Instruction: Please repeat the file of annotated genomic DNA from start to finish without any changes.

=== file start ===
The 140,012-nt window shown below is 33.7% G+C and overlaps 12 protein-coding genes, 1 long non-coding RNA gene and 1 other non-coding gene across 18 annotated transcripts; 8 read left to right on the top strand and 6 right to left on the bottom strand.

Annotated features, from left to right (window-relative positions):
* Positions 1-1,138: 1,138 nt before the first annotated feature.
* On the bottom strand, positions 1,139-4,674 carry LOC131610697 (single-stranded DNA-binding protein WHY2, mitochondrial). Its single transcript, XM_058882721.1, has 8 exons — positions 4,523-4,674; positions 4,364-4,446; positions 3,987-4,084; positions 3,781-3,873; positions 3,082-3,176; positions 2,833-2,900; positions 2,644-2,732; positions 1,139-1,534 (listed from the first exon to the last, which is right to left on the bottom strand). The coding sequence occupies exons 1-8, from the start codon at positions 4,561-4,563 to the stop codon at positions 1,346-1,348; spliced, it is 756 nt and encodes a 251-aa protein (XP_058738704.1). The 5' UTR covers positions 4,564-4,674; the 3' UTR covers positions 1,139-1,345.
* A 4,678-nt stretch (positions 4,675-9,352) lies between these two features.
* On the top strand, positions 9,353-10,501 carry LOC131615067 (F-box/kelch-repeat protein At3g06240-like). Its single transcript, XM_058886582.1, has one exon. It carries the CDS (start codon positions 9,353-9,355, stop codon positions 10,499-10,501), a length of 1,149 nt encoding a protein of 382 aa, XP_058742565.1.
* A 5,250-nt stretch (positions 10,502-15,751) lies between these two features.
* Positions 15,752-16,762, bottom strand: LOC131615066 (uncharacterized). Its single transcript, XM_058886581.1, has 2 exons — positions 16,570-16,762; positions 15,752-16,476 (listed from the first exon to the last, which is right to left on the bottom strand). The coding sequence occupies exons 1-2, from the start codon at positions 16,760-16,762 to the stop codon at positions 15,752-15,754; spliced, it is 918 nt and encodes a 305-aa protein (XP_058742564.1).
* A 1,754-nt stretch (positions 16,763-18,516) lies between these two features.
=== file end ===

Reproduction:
The 140,012-nt window shown below is 33.7% G+C and overlaps 12 protein-coding genes, 1 long non-coding RNA gene and 1 other non-coding gene across 18 annotated transcripts; 8 read left to right on the top strand and 6 right to left on the bottom strand.

Annotated features, from left to right (window-relative positions):
* Positions 1-1,138: 1,138 nt before the first annotated feature.
* On the bottom strand, positions 1,139-4,674 carry LOC131610697 (single-stranded DNA-binding protein WHY2, mitochondrial). Its single transcript, XM_058882721.1, has 8 exons — positions 4,523-4,674; positions 4,364-4,446; positions 3,987-4,084; positions 3,781-3,873; positions 3,082-3,176; positions 2,833-2,900; positions 2,644-2,732; positions 1,139-1,534 (listed from the first exon to the last, which is right to left on the bottom strand). The coding sequence occupies exons 1-8, from the start codon at positions 4,561-4,563 to the stop codon at positions 1,346-1,348; spliced, it is 756 nt and encodes a 251-aa protein (XP_058738704.1). The 5' UTR covers positions 4,564-4,674; the 3' UTR covers positions 1,139-1,345.
* A 4,678-nt stretch (positions 4,675-9,352) lies between these two features.
* On the top strand, positions 9,353-10,501 carry LOC131615067 (F-box/kelch-repeat protein At3g06240-like). Its single transcript, XM_058886582.1, has one exon. It carries the CDS (start codon positions 9,353-9,355, stop codon positions 10,499-10,501), a length of 1,149 nt encoding a protein of 382 aa, XP_058742565.1.
* A 5,250-nt stretch (positions 10,502-15,751) lies between these two features.
* Positions 15,752-16,762, bottom strand: LOC131615066 (uncharacterized). Its single transcript, XM_058886581.1, has 2 exons — positions 16,570-16,762; positions 15,752-16,476 (listed from the first exon to the last, which is right to left on the bottom strand). The coding sequence occupies exons 1-2, from the start codon at positions 16,760-16,762 to the stop codon at positions 15,752-15,754; spliced, it is 918 nt and encodes a 305-aa protein (XP_058742564.1).
* A 1,754-nt stretch (positions 16,763-18,516) lies between these two features.